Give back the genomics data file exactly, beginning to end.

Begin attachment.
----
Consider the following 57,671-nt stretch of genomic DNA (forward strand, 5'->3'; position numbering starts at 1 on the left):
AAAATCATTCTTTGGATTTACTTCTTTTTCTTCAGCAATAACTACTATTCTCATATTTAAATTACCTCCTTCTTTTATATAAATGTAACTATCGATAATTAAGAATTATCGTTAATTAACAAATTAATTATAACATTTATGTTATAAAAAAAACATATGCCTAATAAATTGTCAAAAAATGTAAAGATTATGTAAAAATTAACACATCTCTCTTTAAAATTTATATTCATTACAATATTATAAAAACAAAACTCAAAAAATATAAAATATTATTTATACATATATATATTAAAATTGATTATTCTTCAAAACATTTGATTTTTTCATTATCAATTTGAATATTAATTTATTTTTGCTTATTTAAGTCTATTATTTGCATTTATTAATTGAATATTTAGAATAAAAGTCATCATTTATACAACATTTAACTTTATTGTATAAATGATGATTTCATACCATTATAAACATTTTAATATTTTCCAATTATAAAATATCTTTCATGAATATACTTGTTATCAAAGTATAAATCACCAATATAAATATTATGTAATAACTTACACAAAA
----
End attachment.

Consider the following 57,671-nt stretch of genomic DNA (forward strand, 5'->3'; position numbering starts at 1 on the left):
AAAATCATTCTTTGGATTTACTTCTTTTTCTTCAGCAATAACTACTATTCTCATATTTAAATTACCTCCTTCTTTTATATAAATGTAACTATCGATAATTAAGAATTATCGTTAATTAACAAATTAATTATAACATTTATGTTATAAAAAAAACATATGCCTAATAAATTGTCAAAAAATGTAAAGATTATGTAAAAATTAACACATCTCTCTTTAAAATTTATATTCATTACAATATTATAAAAACAAAACTCAAAAAATATAAAATATTATTTATACATATATATATTAAAATTGATTATTCTTCAAAACATTTGATTTTTTCATTATCAATTTGAATATTAATTTATTTTTGCTTATTTAAGTCTATTATTTGCATTTATTAATTGAATATTTAGAATAAAAGTCATCATTTATACAACATTTAACTTTATTGTATAAATGATGATTTCATACCATTATAAACATTTTAATATTTTCCAATTATAAAATATCTTTCATGAATATACTTGTTATCAAAGTATAAATCACCAATATAAATATTATGTAATAACTTACACAAAA